The study believes that oral sex may be the major way the dreaded Papilloma Virus (HPV), which is more usually associated with cervical cancer ends up in the mouth.
Per the Daily Mail, the group viruses affect your skin and moist membranes which line the body, including your anus, cervix, mouth and throat.
The Human Papilloma Virus-16 is a popularly known cause of “oropharyngeal” tumours that affect the middle part of your throat such as the tonsils, the soft plate and the tongue.
The research, which was conducted by Albert Einstein College of Medicine in New York, suggested, also suggested that individuals carrying the virus in their mouth were an alarming 22 times more likely to develop a potentially deadly tumour.
In more cases than not, people usually view throat cancer as a disease that affects heavy smokers as well as drinkers in the later stage of life. However, this view appears to be changing as cases have been on the rise, with throat cancer now being linked with the common HPV.
The Human Papilloma Virus is not only spread by skin-to-skin contact, but also through sex, and affects almost everyone at some stage of their life. In most individuals, the immune system is able to fight it off, thereby preventing it from causing any harm.
However, on rare occasions, the HPV takes control, and could lead to a chain of events, which ends in cancer of the cervix, mouth, penis, vagina, and the anus.
The HPV-16 is viewed as the most common of the estimated number (around 15) of strains can cause cervical cancer.
Recently, famous Hollywood actor Michael Douglas claimed that his throat cancer which almost caused the star of the popular movie Basic Instinct and Fatal Attraction his life, was caused by engaging in oral sex. He was however, able to overcome and recover from a tumour, which is categorised as stage 4, which in most cases is terminal.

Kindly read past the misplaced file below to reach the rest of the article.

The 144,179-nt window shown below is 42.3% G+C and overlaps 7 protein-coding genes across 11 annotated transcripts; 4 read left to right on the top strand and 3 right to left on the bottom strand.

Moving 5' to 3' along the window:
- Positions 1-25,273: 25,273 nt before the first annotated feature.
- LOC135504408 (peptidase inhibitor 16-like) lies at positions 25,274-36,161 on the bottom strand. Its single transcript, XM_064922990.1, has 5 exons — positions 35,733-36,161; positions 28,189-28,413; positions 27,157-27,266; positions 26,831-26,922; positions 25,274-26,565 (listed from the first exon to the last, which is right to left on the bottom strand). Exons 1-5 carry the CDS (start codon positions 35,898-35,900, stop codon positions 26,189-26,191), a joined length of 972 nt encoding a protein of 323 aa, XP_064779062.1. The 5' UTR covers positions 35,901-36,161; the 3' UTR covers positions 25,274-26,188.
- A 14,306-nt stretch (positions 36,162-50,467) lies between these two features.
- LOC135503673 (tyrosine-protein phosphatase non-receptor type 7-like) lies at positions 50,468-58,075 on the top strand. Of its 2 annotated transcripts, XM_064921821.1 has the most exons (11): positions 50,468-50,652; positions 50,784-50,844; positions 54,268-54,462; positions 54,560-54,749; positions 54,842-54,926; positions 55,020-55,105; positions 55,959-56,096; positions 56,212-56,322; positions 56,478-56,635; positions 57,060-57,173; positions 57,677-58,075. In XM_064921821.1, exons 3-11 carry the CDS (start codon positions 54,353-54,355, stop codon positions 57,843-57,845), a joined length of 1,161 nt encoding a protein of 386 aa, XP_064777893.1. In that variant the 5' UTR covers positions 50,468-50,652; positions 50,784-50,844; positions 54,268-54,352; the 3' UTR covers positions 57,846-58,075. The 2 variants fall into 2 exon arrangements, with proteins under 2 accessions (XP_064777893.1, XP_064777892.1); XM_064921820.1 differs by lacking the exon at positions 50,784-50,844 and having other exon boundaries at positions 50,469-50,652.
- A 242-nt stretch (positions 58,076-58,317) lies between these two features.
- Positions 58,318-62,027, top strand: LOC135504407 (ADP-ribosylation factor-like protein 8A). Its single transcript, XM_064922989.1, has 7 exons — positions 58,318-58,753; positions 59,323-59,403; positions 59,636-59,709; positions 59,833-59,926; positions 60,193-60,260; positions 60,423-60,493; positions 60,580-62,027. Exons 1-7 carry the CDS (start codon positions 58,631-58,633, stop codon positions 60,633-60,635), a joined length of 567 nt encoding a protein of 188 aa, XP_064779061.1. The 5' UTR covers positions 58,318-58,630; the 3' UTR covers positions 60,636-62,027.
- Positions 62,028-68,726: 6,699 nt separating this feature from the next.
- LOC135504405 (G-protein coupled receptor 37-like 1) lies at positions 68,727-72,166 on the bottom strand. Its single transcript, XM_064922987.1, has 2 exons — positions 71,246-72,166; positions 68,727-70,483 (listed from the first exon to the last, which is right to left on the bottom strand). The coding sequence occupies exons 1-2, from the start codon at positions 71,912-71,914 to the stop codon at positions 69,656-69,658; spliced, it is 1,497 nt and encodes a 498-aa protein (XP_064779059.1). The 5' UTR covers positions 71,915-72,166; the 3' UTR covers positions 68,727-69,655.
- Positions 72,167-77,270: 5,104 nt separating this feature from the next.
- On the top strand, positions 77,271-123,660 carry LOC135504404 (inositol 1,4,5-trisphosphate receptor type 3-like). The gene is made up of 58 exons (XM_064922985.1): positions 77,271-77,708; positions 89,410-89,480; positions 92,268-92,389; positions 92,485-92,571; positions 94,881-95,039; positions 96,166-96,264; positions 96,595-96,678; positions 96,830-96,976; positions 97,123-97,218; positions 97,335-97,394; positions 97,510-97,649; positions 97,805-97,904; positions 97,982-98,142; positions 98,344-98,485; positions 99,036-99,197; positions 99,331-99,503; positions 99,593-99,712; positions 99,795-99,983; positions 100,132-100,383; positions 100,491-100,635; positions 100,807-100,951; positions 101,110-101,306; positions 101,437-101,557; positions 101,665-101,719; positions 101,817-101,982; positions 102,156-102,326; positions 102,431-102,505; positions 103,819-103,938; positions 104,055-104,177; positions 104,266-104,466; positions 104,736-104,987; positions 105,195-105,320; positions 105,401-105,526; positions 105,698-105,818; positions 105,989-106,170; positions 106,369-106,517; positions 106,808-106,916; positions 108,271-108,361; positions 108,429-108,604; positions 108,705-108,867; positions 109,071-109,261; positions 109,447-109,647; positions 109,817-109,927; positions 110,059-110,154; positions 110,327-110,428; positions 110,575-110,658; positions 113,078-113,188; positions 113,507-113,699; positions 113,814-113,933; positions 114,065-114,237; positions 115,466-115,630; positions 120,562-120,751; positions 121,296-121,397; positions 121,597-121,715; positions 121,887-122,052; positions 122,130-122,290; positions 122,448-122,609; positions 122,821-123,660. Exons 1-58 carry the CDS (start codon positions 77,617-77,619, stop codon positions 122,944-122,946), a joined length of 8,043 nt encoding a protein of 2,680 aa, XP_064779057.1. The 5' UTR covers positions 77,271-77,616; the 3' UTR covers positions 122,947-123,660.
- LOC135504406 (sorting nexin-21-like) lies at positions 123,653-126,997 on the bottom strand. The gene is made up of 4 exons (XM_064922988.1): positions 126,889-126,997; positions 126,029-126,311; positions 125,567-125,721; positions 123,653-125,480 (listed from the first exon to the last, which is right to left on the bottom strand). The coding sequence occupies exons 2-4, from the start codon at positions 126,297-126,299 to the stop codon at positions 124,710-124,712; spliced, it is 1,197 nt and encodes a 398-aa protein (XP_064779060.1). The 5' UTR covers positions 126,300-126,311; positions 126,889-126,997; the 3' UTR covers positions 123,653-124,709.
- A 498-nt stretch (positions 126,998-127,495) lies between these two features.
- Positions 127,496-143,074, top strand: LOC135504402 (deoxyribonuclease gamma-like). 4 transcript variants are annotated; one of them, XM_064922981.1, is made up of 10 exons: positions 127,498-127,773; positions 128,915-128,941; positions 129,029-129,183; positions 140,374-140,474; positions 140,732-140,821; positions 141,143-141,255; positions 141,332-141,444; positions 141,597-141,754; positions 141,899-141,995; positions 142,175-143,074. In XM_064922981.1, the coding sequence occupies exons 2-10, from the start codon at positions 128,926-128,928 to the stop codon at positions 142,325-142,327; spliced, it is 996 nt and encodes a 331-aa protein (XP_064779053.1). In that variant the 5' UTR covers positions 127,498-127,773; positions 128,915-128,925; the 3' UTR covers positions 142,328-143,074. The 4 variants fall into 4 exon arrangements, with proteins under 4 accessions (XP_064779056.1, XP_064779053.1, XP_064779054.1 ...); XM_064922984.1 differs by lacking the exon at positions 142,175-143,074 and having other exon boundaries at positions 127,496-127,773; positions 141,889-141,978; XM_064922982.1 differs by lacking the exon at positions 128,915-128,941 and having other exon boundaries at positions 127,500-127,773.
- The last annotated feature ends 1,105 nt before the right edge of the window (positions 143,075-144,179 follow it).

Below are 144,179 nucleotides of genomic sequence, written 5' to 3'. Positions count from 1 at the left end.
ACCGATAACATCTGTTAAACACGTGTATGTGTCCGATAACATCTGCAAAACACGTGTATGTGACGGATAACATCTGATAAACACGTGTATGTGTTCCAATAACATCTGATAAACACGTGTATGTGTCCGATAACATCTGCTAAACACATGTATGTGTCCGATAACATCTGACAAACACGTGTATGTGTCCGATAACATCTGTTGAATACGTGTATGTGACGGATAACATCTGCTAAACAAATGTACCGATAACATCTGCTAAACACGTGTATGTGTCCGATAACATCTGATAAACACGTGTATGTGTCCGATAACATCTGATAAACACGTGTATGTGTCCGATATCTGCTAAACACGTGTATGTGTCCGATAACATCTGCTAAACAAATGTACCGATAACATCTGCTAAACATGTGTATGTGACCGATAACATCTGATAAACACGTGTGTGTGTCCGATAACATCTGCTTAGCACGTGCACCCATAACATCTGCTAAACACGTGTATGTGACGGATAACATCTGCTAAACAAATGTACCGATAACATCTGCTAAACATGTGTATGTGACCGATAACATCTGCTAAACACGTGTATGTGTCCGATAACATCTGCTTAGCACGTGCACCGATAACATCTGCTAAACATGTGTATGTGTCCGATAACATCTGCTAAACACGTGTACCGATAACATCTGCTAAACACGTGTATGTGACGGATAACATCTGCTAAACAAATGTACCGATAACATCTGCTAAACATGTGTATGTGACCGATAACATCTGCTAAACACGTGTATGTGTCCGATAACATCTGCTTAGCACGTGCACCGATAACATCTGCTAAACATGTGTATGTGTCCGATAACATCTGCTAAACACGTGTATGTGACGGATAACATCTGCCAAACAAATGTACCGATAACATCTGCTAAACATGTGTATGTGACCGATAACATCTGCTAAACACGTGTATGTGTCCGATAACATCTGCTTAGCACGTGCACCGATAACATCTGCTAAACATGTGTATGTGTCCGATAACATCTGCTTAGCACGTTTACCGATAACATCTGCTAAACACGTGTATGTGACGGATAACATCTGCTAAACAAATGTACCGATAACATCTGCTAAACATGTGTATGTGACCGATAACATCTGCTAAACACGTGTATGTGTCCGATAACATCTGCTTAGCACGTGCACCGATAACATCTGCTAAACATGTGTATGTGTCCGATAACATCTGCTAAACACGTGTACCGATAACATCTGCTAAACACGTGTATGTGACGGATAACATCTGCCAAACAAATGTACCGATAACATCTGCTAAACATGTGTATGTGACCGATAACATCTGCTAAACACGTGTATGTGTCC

The new study, which has been published in JAMA Oncology, is the very first to show conclusively the presence of HPV-16’s in the mouth. This leads to the development oropharyngeal cancer, which is the exact same type that affected Hollywood star actor Douglas.
Detection of the Human Papilloma Virus in the mouth has also been found to be related to sexual behaviour.
The Albert Einstein College of Medicine’s finding was based on almost 97,000 people who provided mouthwash samples and were free of cancer at the beginning of the project.
The 97,000 people were closely monitored for an average of four years, and during the period, a total of 132 cases of head and neck cancer were identified.
They were compared with 396 healthy subjects who acted as controls, three for each case, with mouthwashes samples analysed for the presence of several types of oral Human Papilloma Virus in both groups.
The outcome of this study showed that people with HPV-16 in their mouthwash were 22 times more likely to develop oropharyngeal cancer than those with no noticeable trace of the virus HPV-16 in their samples.